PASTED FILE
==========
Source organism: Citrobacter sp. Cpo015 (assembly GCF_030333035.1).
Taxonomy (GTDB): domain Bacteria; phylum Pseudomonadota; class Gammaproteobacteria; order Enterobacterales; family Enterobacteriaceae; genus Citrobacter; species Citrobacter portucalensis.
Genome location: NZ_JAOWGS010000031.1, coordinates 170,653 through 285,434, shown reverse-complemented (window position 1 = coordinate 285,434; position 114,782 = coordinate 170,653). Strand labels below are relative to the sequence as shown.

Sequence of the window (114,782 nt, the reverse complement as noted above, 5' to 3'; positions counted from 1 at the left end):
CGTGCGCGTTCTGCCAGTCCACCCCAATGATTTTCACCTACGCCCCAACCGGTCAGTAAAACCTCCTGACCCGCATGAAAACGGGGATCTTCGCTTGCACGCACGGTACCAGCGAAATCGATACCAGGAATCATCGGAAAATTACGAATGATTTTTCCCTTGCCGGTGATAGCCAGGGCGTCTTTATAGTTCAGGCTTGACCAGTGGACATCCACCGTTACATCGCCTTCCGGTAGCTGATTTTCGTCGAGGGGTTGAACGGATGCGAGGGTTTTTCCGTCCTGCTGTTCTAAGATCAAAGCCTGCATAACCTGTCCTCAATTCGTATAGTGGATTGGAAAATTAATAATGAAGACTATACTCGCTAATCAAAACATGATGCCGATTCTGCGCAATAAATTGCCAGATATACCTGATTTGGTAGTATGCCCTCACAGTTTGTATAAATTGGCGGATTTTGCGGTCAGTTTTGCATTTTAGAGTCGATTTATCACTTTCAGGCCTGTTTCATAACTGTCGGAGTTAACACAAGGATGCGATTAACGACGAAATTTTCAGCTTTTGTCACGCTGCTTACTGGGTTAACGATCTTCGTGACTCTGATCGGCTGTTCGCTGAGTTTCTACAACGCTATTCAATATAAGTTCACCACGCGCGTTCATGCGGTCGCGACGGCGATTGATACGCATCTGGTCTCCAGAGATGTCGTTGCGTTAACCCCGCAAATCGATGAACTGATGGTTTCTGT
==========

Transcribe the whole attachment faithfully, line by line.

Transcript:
Source organism: Citrobacter sp. Cpo015 (assembly GCF_030333035.1).
Taxonomy (GTDB): domain Bacteria; phylum Pseudomonadota; class Gammaproteobacteria; order Enterobacterales; family Enterobacteriaceae; genus Citrobacter; species Citrobacter portucalensis.
Genome location: NZ_JAOWGS010000031.1, coordinates 170,653 through 285,434, shown reverse-complemented (window position 1 = coordinate 285,434; position 114,782 = coordinate 170,653). Strand labels below are relative to the sequence as shown.

Sequence of the window (114,782 nt, the reverse complement as noted above, 5' to 3'; positions counted from 1 at the left end):
CGTGCGCGTTCTGCCAGTCCACCCCAATGATTTTCACCTACGCCCCAACCGGTCAGTAAAACCTCCTGACCCGCATGAAAACGGGGATCTTCGCTTGCACGCACGGTACCAGCGAAATCGATACCAGGAATCATCGGAAAATTACGAATGATTTTTCCCTTGCCGGTGATAGCCAGGGCGTCTTTATAGTTCAGGCTTGACCAGTGGACATCCACCGTTACATCGCCTTCCGGTAGCTGATTTTCGTCGAGGGGTTGAACGGATGCGAGGGTTTTTCCGTCCTGCTGTTCTAAGATCAAAGCCTGCATAACCTGTCCTCAATTCGTATAGTGGATTGGAAAATTAATAATGAAGACTATACTCGCTAATCAAAACATGATGCCGATTCTGCGCAATAAATTGCCAGATATACCTGATTTGGTAGTATGCCCTCACAGTTTGTATAAATTGGCGGATTTTGCGGTCAGTTTTGCATTTTAGAGTCGATTTATCACTTTCAGGCCTGTTTCATAACTGTCGGAGTTAACACAAGGATGCGATTAACGACGAAATTTTCAGCTTTTGTCACGCTGCTTACTGGGTTAACGATCTTCGTGACTCTGATCGGCTGTTCGCTGAGTTTCTACAACGCTATTCAATATAAGTTCACCACGCGCGTTCATGCGGTCGCGACGGCGATTGATACGCATCTGGTCTCCAGAGATGTCGTTGCGTTAACCCCGCAAATCGATGAACTGATGGTTTCTGT